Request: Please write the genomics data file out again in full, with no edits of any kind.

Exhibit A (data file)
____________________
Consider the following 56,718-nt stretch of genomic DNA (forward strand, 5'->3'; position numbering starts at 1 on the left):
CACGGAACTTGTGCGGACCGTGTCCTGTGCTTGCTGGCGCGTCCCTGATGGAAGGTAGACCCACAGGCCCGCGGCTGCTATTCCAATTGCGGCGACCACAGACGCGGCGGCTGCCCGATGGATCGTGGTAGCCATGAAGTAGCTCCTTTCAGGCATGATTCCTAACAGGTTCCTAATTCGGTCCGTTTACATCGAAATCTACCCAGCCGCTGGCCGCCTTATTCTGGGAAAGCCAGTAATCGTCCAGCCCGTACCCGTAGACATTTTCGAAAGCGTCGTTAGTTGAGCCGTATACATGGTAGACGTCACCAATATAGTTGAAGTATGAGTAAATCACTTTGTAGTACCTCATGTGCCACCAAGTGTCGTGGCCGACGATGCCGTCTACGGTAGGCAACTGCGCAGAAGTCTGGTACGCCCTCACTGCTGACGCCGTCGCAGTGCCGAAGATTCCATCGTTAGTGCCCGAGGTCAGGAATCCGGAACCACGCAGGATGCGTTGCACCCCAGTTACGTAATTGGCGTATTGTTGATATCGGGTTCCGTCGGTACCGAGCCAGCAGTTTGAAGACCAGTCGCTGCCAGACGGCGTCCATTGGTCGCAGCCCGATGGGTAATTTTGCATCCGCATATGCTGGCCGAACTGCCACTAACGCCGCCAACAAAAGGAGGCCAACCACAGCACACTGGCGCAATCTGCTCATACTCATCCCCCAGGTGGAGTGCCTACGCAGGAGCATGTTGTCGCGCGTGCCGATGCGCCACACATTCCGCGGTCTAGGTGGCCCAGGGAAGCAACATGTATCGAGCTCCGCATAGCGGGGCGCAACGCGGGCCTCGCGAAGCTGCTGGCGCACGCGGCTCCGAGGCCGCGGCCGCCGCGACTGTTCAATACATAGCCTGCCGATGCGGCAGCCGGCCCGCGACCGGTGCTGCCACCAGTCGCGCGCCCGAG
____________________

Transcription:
Consider the following 56,718-nt stretch of genomic DNA (forward strand, 5'->3'; position numbering starts at 1 on the left):
CACGGAACTTGTGCGGACCGTGTCCTGTGCTTGCTGGCGCGTCCCTGATGGAAGGTAGACCCACAGGCCCGCGGCTGCTATTCCAATTGCGGCGACCACAGACGCGGCGGCTGCCCGATGGATCGTGGTAGCCATGAAGTAGCTCCTTTCAGGCATGATTCCTAACAGGTTCCTAATTCGGTCCGTTTACATCGAAATCTACCCAGCCGCTGGCCGCCTTATTCTGGGAAAGCCAGTAATCGTCCAGCCCGTACCCGTAGACATTTTCGAAAGCGTCGTTAGTTGAGCCGTATACATGGTAGACGTCACCAATATAGTTGAAGTATGAGTAAATCACTTTGTAGTACCTCATGTGCCACCAAGTGTCGTGGCCGACGATGCCGTCTACGGTAGGCAACTGCGCAGAAGTCTGGTACGCCCTCACTGCTGACGCCGTCGCAGTGCCGAAGATTCCATCGTTAGTGCCCGAGGTCAGGAATCCGGAACCACGCAGGATGCGTTGCACCCCAGTTACGTAATTGGCGTATTGTTGATATCGGGTTCCGTCGGTACCGAGCCAGCAGTTTGAAGACCAGTCGCTGCCAGACGGCGTCCATTGGTCGCAGCCCGATGGGTAATTTTGCATCCGCATATGCTGGCCGAACTGCCACTAACGCCGCCAACAAAAGGAGGCCAACCACAGCACACTGGCGCAATCTGCTCATACTCATCCCCCAGGTGGAGTGCCTACGCAGGAGCATGTTGTCGCGCGTGCCGATGCGCCACACATTCCGCGGTCTAGGTGGCCCAGGGAAGCAACATGTATCGAGCTCCGCATAGCGGGGCGCAACGCGGGCCTCGCGAAGCTGCTGGCGCACGCGGCTCCGAGGCCGCGGCCGCCGCGACTGTTCAATACATAGCCTGCCGATGCGGCAGCCGGCCCGCGACCGGTGCTGCCACCAGTCGCGCGCCCGAG